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Clark Howard: Financial short-term pain for long-term gain?

By Clark Howard, HLN
Clark Howard: Americans have reduced the amount of money borrowed for nine consecutive months.
Clark Howard: Americans have reduced the amount of money borrowed for nine consecutive months.
STORY HIGHLIGHTS
  • Some economists think it's perfectly reasonable for the federal government to act as a booster shot
  • A few of our giant bailout banks are paying back the loans they were given by the government
  • There's a push by some to take that money and use it in programs to help the unemployed
  • There are other approaches rather than spending money we don't have

Atlanta, Georgia (CNN) -- When is it best to take short-term pain for long-term gain?

As a country, we're running a shocking budget deficit with massive new spending coming. Some economists think it's perfectly reasonable for the federal government to act as a booster shot of last resort by pumping money into the economy and dealing with the consequences later.

Meanwhile, some of our giant bailout banks are paying back the loans they were given by the government. Now there's a push by some to take that money and use it in programs to help the unemployed.

There's no denying we have a real unemployment crisis. President Obama has repeatedly said addressing it is one of his highest priorities.

But there are other approaches rather than spending money we don't have. Ireland is one country that's exploring alternative routes.

The Republic of Ireland has always been a tragic beauty. Historically, its greatest export had been people looking for economic opportunity elsewhere. But more than a generation ago, Ireland embarked on a path of low taxes and little government involvement in the economy.

The result was enormous economic growth and one of the world's greatest success stories as Ireland's people went from being some of the poorest in the industrialized world to the wealthiest. The Celtic Tiger had finally arrived.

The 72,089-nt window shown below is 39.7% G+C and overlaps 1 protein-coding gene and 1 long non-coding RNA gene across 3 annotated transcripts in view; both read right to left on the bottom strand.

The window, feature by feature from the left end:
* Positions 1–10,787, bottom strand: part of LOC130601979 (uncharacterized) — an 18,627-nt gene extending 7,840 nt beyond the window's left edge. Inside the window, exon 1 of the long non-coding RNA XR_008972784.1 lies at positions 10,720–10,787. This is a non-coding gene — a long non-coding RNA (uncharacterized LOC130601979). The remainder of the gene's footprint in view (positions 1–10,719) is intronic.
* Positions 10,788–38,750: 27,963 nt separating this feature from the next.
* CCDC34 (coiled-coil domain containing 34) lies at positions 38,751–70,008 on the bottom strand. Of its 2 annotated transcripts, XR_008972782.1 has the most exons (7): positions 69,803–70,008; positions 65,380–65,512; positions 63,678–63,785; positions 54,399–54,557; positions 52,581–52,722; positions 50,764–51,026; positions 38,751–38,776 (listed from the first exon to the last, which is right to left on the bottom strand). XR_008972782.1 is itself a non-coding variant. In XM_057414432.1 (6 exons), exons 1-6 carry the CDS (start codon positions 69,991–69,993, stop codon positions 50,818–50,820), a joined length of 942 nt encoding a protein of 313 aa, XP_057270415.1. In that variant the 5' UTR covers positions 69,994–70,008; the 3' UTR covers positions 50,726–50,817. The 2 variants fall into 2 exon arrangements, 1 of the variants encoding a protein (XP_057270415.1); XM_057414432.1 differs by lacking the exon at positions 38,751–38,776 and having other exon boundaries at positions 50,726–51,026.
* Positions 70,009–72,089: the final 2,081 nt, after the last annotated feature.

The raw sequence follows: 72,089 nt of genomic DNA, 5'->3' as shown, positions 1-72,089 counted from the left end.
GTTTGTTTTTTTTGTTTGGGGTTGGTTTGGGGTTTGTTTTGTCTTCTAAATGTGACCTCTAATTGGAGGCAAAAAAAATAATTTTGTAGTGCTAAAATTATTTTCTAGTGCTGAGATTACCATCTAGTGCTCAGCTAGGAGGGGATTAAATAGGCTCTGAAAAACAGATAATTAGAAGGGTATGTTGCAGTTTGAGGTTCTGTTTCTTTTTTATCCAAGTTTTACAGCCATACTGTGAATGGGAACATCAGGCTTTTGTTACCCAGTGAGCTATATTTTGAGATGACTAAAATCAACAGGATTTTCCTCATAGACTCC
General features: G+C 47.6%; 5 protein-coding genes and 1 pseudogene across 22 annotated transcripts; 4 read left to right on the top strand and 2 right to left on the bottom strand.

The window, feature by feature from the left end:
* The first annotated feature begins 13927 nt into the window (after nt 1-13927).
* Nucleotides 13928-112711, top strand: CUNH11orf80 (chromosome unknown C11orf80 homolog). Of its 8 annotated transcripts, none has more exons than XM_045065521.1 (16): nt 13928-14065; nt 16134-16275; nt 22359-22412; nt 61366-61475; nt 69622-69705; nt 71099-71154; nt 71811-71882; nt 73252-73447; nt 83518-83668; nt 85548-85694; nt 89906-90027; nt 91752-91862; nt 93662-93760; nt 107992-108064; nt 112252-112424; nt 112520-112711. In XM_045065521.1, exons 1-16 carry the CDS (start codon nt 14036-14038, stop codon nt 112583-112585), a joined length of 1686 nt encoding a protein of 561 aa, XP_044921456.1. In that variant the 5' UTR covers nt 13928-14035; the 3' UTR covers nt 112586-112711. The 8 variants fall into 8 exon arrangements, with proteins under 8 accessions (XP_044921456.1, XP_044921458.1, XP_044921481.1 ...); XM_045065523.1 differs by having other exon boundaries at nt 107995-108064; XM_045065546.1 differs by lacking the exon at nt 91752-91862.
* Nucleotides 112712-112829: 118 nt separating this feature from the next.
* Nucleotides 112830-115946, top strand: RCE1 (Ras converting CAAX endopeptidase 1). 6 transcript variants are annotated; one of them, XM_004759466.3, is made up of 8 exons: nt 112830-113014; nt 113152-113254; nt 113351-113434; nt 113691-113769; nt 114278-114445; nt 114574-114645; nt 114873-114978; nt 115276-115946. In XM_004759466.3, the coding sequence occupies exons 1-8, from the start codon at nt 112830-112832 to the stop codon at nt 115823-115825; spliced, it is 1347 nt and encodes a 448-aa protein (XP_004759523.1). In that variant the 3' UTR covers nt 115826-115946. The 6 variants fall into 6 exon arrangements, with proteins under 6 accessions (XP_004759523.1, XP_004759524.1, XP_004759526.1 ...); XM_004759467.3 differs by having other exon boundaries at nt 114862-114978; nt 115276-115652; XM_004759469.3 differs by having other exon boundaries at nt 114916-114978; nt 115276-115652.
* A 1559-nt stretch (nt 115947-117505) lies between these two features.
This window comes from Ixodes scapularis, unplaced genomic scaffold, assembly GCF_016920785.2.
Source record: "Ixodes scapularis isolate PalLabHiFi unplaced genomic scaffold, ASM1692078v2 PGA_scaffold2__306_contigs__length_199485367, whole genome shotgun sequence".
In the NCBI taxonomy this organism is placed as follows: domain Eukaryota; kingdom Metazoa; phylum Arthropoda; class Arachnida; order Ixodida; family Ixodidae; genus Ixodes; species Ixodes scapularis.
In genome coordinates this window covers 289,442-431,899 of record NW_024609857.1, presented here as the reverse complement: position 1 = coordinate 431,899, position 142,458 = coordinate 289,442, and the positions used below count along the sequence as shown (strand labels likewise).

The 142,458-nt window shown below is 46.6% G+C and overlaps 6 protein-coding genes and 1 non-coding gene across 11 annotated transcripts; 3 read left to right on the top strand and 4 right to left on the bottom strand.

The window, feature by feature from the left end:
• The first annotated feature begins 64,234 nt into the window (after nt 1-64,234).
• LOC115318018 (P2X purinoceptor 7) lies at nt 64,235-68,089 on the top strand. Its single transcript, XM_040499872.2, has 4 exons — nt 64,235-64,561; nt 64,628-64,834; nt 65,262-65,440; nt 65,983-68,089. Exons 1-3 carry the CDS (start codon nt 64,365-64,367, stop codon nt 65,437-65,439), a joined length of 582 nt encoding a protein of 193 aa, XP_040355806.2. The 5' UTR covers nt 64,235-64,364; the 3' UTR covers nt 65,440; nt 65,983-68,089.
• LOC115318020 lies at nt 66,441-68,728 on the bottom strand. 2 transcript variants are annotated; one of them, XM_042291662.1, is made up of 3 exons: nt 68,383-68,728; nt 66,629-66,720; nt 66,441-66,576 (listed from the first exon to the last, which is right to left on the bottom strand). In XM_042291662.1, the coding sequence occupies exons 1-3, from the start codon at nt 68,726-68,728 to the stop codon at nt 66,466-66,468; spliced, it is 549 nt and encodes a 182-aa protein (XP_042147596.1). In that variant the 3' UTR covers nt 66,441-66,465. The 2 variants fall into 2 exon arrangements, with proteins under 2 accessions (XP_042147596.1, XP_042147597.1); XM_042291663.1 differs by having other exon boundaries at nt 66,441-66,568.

But now Ireland faces 12.5 percent unemployment and Dublin looks like a Third World country with partially completed buildings and rusting cranes littering the skyline.

A drastic budget cut is the solution the country has decided on. Ireland is slashing the salaries of its government workers by 5, 10 or 20 percent, and reducing spending on health care, welfare, education and many other social services.

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In truth, this will increase Ireland's economic pain in the short-term. And it's so opposite of what we're doing in the United States, where our government spends big bucks to cushion the blow of economic decline. But the Irish won't have to worry about righting their financial ship down the road, as we will.

So is it more compassionate of government to spend money it doesn't have to try to help prop up the economy? Or is it better for government to reduce spending to keep its own financial house in order?

As a debt hater, I have a natural bias for the latter. Of course, I'm not a government employee, a welfare recipient or a jobless worker. Just some food for thought during this tough economic cycle.

Meanwhile, in one positive development, the Federal Reserve reports that Americans have reduced the amount of money we've borrowed for a record nine consecutive months.

If you go back a little over a generation ago, Americans borrowed around 60 cents on every dollar relative to our income. Yet just two years ago, at the peak of our financial madness, we were borrowing up to 136 percent of annual income.

The latest figures look like we're down to between $1.24 and $1.26 of borrowing on every dollar we earn. It's not where we should be, but it's definitely along the right lines. Let's keep moving in the right direction.